In this issue, we discuss new technologies with the potential to disrupt our field and cause paradigm shifts in care. As we consider these innovations, a concept comes to mind that affects nearly all disruptive technologies as they develop and become adopted by a professional community. Most new technologies go through a challenging cycle of labels that often impede progress: not true, not good, and not new.
a cycle of labels
Not true. In the early 1980s, there were rumors that a Russian doctor placed incisions in the cornea to rid people of their glasses. “Not true” was the response of the ophthalmic community. No way could someone change the shape of the eye to treat a refractive error predictably and effectively—that was simply Russian propaganda falsely touting scientific discovery.
Not good. A few years later, after some acknowledgment and advancement of this technique took hold, ophthalmologists began saying, “Well, maybe it’s true that surgeons can change the shape of the eye, but it is certainly not good. There are risks involved, and we don’t know the long-term effects.”
Not new. Fast forward 10 years to when radial keratotomy became a relatively common procedure in the mid-1990s, and the ophthalmic community’s response was, “Sure, radial keratotomy can correct myopia, and, yes, it is generally a good procedure. Everyone knows that. It is not new.”
A Familiar Pathway
Phacoemulsification and LASIK successfully passed through this cycle of adoption, and SMILE is currently progressing through it as well, hovering somewhere between not good and not new. Many technologies have passed the not true stage. Careful analysis by honest investigators and the FDA will probably allow these technologies to clear the not good hurdle.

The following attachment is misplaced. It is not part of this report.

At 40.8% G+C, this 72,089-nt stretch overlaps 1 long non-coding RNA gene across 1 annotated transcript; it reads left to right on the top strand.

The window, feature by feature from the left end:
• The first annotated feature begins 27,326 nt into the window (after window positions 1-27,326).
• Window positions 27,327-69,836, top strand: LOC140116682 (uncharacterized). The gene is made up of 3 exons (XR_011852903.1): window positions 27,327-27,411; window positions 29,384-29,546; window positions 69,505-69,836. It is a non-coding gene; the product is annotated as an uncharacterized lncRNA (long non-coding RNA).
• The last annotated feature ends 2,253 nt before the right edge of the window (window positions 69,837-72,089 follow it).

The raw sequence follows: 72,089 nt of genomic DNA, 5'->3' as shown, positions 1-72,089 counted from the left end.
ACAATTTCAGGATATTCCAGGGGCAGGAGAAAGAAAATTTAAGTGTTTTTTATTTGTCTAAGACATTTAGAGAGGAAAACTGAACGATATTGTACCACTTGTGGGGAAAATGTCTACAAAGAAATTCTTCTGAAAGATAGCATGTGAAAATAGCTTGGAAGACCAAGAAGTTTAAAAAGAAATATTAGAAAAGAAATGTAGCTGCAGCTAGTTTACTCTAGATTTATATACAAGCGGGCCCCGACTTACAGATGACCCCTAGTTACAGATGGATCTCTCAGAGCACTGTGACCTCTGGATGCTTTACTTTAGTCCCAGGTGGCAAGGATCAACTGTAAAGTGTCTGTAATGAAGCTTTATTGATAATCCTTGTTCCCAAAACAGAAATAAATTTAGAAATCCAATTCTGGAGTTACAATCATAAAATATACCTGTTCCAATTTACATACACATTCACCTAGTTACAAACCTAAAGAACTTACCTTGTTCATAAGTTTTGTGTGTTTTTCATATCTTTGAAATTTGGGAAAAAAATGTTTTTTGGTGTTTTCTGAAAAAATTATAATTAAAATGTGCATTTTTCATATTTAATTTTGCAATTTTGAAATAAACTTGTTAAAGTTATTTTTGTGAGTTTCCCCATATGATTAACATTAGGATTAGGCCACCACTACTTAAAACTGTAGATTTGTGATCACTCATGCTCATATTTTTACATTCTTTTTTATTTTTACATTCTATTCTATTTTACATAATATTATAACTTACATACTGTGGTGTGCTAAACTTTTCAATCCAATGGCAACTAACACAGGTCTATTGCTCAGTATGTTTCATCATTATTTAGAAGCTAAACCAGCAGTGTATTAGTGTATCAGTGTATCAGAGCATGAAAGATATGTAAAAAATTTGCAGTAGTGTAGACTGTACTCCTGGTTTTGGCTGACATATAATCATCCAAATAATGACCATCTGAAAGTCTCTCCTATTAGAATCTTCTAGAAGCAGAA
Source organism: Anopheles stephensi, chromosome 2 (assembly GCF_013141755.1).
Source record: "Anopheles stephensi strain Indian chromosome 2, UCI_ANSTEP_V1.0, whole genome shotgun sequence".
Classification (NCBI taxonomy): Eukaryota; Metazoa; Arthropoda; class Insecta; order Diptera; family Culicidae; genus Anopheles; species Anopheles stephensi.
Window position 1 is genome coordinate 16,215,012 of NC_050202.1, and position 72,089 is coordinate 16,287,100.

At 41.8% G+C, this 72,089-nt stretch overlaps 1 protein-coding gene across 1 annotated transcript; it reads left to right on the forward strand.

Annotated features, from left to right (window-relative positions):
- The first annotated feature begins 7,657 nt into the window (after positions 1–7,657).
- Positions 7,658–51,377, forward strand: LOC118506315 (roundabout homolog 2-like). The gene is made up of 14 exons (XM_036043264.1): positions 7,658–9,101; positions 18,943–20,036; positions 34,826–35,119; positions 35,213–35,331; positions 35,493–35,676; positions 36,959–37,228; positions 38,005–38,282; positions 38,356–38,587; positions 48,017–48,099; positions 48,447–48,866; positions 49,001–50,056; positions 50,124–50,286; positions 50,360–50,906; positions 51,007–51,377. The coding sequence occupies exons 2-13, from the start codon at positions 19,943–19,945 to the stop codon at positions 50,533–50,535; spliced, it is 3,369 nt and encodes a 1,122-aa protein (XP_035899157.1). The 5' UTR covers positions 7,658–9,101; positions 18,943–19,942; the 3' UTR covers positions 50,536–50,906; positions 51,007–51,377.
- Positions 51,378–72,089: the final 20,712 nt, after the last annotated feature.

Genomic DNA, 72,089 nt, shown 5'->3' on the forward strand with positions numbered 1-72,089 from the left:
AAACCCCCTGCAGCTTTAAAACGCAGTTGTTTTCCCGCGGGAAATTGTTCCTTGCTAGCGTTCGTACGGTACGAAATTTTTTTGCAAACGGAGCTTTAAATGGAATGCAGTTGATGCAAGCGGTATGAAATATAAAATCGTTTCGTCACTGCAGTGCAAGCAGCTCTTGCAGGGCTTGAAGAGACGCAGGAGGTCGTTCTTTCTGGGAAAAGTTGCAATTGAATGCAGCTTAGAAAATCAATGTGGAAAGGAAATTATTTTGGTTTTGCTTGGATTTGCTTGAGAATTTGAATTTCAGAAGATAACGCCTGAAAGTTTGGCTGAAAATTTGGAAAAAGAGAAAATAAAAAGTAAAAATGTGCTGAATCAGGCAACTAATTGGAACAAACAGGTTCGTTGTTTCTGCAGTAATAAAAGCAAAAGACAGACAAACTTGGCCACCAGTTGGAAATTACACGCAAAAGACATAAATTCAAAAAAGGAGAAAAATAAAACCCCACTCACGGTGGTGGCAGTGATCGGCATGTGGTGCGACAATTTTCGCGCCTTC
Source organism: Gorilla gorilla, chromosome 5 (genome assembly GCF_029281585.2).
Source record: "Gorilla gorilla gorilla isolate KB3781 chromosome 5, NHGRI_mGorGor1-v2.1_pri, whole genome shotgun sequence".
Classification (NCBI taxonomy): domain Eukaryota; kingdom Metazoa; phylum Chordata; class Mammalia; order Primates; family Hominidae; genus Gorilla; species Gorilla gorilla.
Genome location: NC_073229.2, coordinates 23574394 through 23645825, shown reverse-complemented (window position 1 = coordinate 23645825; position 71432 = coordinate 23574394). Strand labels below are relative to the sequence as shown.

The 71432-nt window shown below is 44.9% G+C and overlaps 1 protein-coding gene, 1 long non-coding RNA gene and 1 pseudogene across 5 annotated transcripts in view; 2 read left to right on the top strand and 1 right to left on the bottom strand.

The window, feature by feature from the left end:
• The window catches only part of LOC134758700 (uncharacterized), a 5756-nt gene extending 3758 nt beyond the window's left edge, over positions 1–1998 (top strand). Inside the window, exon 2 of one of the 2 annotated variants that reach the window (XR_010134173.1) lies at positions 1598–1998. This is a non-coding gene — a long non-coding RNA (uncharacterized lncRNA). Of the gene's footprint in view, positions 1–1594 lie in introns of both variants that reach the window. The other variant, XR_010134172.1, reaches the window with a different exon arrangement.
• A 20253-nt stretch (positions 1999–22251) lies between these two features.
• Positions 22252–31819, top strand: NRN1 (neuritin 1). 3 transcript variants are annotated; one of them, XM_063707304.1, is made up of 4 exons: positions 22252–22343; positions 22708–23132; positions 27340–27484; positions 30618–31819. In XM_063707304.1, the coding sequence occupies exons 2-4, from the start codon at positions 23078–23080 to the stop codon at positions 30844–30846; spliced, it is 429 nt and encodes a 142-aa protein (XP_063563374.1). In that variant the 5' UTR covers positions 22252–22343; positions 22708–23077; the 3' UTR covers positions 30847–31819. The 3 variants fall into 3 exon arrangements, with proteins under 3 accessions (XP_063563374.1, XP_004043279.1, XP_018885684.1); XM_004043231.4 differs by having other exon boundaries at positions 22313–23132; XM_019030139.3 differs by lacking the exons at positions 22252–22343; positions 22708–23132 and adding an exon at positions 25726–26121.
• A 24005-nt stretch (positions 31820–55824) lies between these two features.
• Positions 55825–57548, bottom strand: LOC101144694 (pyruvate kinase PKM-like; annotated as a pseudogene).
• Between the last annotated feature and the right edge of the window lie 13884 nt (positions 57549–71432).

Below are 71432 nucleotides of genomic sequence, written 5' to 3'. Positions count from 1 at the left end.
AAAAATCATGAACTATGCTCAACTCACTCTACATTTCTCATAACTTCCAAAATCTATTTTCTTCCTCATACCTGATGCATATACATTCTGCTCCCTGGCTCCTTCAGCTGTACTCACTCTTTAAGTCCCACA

Many ideas and technologies falter early on and never make it to the marketplace or never become mainstream. Others make it through the cycle but falter later, as they are surpassed by newer and better technologies, such as radial keratotomy to LASIK. Furthermore, technologies that were surpassed often had an important role in paving the way for future innovation. Technologies such as intrastromal corneal ring segments and conductive keratoplasty can reenter the cycle after being left behind (both have become important tools in managing keratectasia).
I place many of the disruptive technologies discussed in this issue somewhere late in the not true stage of this cycle. As we work with these innovations, we will discover whether they deserve a place in our field, and they will pass the not good phase when proven to be safe and effective.
We have a responsibility to our patients and to the future of our field to take an honest look at the technologies sitting in the not true phase and to be open-minded enough to allow them to move forward. We must analyze, understand, study, and develop that technology and do all we can to make it good. Then we must work hard to allow it to have a place in the market and become not new.
These hurdles can be hard to surpass given that the common response to an emerging technology is to usher it through the cycle of not true, not good, and not new. These labels will be ascribed in some form or another to all new technologies as they evolve and eventually become obsolete, a foundation for subsequent technology, or mainstream.